The CORE-MD II method uses a central path-definition and calculates a path-dependent autocorrelation function of the increments along the pathway. Using a correlation-dependent path-definition, a metadynamics algorithm samples the system along adaptive pathways. The CORE-MD II method partitions the total trajectory into instances with independent path-definitions and correlations. The states that are obtained after each instance are sampled using a hybrid kinetic Monte Carlo (kMC) algorithm. The CORE-MD II method can be understood as a non-equilibrium sampling strategy relying on an adaptive rate-dependent selection of short enhanced MD trajectories. The total trajectory consists then of a large number of adaptive and path-dependent non-equilibrium simulations. In these terms, the CORE-MD II method can be interpreted as an adaptive rate-dependent state-to-state dynamics sampling method between Markovian states.50–52 The hybrid kinetic Monte Carlo/MD (kMC/MD) method does not require any a priori information on reaction coordinates or collective variables and does not need additional input parameters.

We start with the definition of the global probability P(xi(t)) that can be defined over N time-slices or sub-trajectories k with length τk, which are described by local probability densities ρk(xi(t)),

P(xi(t))=limNkNρk(xi(t)),
(1)

where xi(t) stands for the coordinate of an atom with the index i. As a result, we divide the total trajectory into slices with periods of τk, where we observe local pathways Lik(t) and local correlation functions Cik(t) (see Fig. 1). In analogy, we express the partition of the total pathway into instances with the index k,

Li(t)=limNkNLik(t).
(2)
FIG. 1.

Schematic description of the CORE-MD II algorithm. The CORE-MD II algorithm relies on two components: (1) a local path-dependent accelerated metadynamics sampling and (2) a kinetic Monte Carlo (kMC) sampling in between the states that are obtained in instances k. (a) Schematic diagram of the local pathway Lik(t) that is calculated from momenta pi(t) and positions Δxi(t), which defines a correlation function Cik(t). In this graph, the correlation function Cik(t) is displayed on the left y-axis, while the local pathway Lik(t) is displayed on the right y-axis. The CORE-MD II formalism uses the correlation function Cik(t) to define the statistical bias-function λik(t), the collective variable σik(t) for the path-dependent metadynamics simulation and the correlation-dependent time-period τk(t). (b) Schematic description of the state-to-state dynamics between the instances n and m using a kinetic Monte Carlo (kMC) algorithm. Depending on the correlation-dependent rates rk(t), transitions are sampled in between the states that arise in each instance. (The possible backward transition is indicated by a dashed arrow. The selected kMC-step is indicated by a solid arrow.)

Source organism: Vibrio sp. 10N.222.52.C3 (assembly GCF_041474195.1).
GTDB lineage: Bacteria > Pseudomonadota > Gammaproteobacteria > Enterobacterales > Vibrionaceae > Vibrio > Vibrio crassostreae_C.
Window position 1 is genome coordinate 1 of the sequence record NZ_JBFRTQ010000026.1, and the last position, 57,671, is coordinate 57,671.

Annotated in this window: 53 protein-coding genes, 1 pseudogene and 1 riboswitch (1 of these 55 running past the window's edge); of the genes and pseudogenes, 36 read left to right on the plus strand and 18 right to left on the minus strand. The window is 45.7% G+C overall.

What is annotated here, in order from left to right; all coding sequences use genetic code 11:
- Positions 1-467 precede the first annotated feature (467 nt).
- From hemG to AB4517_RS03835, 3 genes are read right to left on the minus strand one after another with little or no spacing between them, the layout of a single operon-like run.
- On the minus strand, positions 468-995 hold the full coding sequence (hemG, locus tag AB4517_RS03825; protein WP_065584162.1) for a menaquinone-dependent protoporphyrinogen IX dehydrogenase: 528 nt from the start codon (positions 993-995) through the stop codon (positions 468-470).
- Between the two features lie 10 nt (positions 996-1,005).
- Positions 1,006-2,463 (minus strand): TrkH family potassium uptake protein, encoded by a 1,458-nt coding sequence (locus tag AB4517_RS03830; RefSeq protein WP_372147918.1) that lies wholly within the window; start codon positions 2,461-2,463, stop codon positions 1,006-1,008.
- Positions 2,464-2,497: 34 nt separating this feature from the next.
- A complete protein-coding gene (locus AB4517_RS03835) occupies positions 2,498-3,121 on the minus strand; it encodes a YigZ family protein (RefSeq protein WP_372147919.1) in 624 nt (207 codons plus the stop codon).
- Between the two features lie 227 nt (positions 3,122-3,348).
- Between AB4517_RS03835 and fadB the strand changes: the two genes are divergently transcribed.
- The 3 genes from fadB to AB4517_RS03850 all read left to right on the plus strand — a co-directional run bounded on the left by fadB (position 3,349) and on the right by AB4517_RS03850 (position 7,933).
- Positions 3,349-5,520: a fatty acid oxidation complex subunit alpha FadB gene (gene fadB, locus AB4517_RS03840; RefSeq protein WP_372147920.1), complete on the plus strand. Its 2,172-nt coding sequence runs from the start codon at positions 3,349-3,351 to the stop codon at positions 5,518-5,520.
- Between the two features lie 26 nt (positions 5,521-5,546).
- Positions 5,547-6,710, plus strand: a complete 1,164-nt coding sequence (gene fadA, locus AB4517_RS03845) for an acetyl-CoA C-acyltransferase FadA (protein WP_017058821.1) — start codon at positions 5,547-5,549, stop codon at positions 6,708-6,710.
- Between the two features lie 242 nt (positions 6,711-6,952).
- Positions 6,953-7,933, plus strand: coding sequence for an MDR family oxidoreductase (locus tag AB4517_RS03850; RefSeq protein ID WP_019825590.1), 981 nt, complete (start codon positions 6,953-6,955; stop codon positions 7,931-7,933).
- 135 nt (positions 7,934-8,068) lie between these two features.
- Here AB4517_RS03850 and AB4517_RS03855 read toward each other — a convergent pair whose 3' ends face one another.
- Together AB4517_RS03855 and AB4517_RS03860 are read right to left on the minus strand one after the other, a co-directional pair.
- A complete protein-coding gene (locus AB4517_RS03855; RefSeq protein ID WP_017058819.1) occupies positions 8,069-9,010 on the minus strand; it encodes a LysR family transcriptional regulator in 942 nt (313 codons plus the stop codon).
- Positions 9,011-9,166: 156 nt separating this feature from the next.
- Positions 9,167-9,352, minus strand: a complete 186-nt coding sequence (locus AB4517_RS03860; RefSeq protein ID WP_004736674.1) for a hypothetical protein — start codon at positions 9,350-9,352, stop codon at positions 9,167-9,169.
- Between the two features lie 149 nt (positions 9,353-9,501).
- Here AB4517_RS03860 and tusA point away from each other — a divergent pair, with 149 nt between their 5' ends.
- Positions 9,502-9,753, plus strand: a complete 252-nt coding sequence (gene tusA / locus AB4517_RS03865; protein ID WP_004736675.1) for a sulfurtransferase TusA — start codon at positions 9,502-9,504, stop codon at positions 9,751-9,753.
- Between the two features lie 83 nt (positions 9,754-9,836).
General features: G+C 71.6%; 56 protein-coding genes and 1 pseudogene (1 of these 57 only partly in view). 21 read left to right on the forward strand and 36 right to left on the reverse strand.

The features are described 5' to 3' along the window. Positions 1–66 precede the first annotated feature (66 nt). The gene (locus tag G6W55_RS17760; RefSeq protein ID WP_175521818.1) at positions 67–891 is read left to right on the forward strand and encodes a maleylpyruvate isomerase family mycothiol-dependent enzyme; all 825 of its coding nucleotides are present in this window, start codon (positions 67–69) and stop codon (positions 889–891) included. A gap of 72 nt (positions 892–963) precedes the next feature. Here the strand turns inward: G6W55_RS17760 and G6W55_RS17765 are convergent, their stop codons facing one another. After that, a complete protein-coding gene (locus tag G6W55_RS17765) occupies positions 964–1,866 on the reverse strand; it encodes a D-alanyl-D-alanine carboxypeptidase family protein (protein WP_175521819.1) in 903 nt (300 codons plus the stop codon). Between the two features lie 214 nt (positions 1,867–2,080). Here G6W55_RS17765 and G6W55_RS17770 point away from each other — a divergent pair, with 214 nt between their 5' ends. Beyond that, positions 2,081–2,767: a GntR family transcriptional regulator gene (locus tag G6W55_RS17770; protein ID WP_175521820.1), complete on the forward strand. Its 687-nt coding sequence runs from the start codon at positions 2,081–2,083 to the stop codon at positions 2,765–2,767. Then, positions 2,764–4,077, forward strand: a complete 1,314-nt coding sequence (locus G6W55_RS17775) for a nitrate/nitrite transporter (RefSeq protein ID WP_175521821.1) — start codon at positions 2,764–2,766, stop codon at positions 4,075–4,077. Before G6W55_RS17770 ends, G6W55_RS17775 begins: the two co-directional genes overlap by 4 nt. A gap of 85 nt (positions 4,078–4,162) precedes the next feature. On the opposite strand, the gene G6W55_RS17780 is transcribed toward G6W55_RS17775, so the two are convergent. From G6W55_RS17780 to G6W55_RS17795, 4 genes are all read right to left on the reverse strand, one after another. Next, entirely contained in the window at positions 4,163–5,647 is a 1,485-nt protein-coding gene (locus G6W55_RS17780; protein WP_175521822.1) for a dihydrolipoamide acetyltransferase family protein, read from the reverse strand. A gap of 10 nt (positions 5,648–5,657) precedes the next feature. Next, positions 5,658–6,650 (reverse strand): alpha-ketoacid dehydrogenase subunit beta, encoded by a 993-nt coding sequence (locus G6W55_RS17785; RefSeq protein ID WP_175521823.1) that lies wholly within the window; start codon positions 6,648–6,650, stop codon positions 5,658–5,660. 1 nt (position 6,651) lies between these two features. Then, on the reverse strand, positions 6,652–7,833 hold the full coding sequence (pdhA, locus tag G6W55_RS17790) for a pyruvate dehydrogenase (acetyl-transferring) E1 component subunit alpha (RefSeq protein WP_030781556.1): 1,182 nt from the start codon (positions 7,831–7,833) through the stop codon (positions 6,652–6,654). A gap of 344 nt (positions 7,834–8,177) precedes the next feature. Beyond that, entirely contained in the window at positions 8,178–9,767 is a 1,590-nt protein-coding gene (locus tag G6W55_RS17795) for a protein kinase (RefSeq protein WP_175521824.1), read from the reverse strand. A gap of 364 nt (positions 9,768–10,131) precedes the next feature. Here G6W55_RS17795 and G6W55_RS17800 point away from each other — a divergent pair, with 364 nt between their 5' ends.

FIG. 1.

Schematic description of the CORE-MD II algorithm. The CORE-MD II algorithm relies on two components: (1) a local path-dependent accelerated metadynamics sampling and (2) a kinetic Monte Carlo (kMC) sampling in between the states that are obtained in instances k. (a) Schematic diagram of the local pathway Lik(t) that is calculated from momenta pi(t) and positions Δxi(t), which defines a correlation function Cik(t). In this graph, the correlation function Cik(t) is displayed on the left y-axis, while the local pathway Lik(t) is displayed on the right y-axis. The CORE-MD II formalism uses the correlation function Cik(t) to define the statistical bias-function λik(t), the collective variable σik(t) for the path-dependent metadynamics simulation and the correlation-dependent time-period τk(t). (b) Schematic description of the state-to-state dynamics between the instances n and m using a kinetic Monte Carlo (kMC) algorithm. Depending on the correlation-dependent rates rk(t), transitions are sampled in between the states that arise in each instance. (The possible backward transition is indicated by a dashed arrow. The selected kMC-step is indicated by a solid arrow.)